On the other hand, a great many species of bat eat plants, and the distribution of those may change with changing climate. For example, straw-coloured fruit bats (Eidolon hevlum) are highly dependant on exactly when and where certain plants flower, migrating huge distances to find exactly the right place to feed.
Drought is another problem, because bats don't appear to be very good at dealing with it. That may be partly due to their wings, which, being thin, large, and hairless, tend to lose a lot of water by evaporation. Unlike many rodents, bats also aren't very good at concentrating their urine to keep water in. All of this means that they need a ready supply of water, especially when mothers are nursing. If droughts become more common, that could be a problem for a number of bat species, especially those that live in parts of the world that are fairly sunny to start with.
Then there's hibernation. In the temperate parts of the world, many bats hibernate through the winter, when whatever they want to eat - be it insects, fruit, or nectar - is less available. This is a great tactic for conserving energy, but it creates a problem if warmer weather keeps making them wake up. Once they do wake up, they have to feed pretty much straight away, or risk starving. This risk from shorter hibernation times isn't theoretical; we know, for example, that New Zealand long-tailed bats (Chalinolobus tuberculatus) really are dying as a result. It's been argued that this may be more of a problem for those bats that roost in trees rather than in the relative shelter of caves.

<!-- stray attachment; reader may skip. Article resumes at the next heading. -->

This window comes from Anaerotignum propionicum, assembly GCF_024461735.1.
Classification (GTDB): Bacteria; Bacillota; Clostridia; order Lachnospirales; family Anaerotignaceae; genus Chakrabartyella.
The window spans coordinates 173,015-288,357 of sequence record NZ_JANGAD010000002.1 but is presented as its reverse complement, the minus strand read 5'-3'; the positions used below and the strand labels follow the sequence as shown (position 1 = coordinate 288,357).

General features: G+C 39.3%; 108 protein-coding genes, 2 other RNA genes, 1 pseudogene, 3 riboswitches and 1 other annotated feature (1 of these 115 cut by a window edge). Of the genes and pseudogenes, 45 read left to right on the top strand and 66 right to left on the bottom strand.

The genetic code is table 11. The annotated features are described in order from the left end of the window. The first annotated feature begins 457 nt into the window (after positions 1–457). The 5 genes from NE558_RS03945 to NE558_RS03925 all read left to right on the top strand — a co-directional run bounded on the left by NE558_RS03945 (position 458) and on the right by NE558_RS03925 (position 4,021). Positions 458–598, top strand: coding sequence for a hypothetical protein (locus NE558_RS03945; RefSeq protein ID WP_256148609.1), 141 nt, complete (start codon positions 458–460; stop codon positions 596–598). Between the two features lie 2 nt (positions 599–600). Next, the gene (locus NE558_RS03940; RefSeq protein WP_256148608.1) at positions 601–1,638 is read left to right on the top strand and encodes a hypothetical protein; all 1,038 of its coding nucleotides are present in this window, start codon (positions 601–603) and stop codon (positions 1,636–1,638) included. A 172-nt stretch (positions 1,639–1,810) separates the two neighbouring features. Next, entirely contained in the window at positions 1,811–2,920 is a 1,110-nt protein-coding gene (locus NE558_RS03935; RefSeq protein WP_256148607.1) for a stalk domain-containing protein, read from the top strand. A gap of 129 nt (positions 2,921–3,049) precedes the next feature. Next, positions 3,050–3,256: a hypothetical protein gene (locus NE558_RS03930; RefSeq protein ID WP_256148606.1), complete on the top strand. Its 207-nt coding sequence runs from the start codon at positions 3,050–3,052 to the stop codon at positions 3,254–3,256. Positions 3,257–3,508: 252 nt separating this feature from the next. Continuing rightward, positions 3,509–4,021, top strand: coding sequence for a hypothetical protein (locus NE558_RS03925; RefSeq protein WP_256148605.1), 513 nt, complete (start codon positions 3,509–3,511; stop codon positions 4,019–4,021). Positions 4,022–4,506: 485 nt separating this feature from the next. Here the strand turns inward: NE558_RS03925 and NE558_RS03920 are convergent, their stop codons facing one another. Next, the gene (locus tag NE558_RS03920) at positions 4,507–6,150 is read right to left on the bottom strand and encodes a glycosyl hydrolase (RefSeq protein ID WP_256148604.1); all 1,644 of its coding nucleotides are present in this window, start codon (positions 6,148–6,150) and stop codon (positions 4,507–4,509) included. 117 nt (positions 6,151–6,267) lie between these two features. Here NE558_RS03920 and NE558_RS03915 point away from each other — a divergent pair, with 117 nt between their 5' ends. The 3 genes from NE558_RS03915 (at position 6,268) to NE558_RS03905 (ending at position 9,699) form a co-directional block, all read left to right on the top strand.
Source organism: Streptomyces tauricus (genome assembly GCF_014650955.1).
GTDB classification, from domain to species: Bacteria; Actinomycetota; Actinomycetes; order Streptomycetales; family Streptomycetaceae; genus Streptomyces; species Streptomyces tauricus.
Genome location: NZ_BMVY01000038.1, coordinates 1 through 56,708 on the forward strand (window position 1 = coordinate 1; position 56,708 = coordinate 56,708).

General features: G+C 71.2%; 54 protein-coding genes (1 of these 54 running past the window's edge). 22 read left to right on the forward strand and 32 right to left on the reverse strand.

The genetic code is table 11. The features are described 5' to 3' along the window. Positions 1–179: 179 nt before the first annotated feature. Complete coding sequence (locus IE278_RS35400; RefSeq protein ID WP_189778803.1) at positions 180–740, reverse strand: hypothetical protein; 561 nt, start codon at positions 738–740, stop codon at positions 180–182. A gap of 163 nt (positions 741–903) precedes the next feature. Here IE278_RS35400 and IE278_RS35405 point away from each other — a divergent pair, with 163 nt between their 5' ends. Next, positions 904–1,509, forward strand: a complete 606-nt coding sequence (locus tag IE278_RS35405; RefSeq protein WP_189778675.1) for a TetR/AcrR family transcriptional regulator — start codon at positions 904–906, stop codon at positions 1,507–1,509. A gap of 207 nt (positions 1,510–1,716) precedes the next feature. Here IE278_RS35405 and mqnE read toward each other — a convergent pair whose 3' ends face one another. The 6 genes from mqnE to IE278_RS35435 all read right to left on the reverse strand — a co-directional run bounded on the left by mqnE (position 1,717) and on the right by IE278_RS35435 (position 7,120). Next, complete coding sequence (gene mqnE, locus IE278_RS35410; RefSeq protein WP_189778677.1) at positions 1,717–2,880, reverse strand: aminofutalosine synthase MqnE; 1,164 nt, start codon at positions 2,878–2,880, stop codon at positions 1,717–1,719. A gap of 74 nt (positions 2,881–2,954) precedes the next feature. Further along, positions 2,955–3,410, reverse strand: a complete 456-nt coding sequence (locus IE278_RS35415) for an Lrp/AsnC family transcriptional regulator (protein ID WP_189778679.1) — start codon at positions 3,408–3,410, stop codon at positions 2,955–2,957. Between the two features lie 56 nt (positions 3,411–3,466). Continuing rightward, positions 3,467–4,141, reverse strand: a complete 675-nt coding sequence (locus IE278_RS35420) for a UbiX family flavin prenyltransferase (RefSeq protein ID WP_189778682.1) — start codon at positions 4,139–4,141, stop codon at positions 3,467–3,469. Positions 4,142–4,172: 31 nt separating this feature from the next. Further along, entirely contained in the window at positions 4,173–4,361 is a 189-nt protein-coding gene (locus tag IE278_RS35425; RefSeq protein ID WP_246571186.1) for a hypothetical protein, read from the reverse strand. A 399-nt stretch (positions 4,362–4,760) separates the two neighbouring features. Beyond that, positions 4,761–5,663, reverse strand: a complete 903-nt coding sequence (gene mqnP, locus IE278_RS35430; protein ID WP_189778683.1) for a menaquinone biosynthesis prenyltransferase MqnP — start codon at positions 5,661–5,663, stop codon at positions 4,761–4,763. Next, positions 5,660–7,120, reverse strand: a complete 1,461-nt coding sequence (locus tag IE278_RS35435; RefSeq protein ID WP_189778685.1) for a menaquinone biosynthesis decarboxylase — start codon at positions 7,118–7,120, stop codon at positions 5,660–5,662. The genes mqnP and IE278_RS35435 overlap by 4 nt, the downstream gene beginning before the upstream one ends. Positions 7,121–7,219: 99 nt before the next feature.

Still, if these sorts of things are causing problems for bats, or they just don't like the heat, they do have an advantage that other mammals don't: they can just fly away to somewhere cooler. Of course, other animals can also migrate, but it has to be said that it's a lot easier for bats than for pretty much anything else. So, if the climate really is causing more problems than it's solving, we ought to see bats moving to new pastures.
And, indeed, we do. Nathusius' pipistrelle (Pipistrellus nathusii) was recently spotted over-wintering in Poland, a place it normally only visits in summer. It may also have headed north in Britain, and the closely related Kuhl's pipistrelle (Pipistrellus kuhlii) also seems to have headed generally northward over the last fifteen years or so. Similarly, long-legged myotis (Myotis volans) have moved uphill to avoid unseasonably hot summers in the lowlands of Utah, grey-headed flying foxes (Pteropus poliocephalus) have taken up residence in Melbourne, when they should be spending the winter somewhere like Sydney, and everyone's favourite, the common vampire bat (Desmodus rotundus), has moved into mountainous cloud forests that should really be too cold for their tropical lifestyle.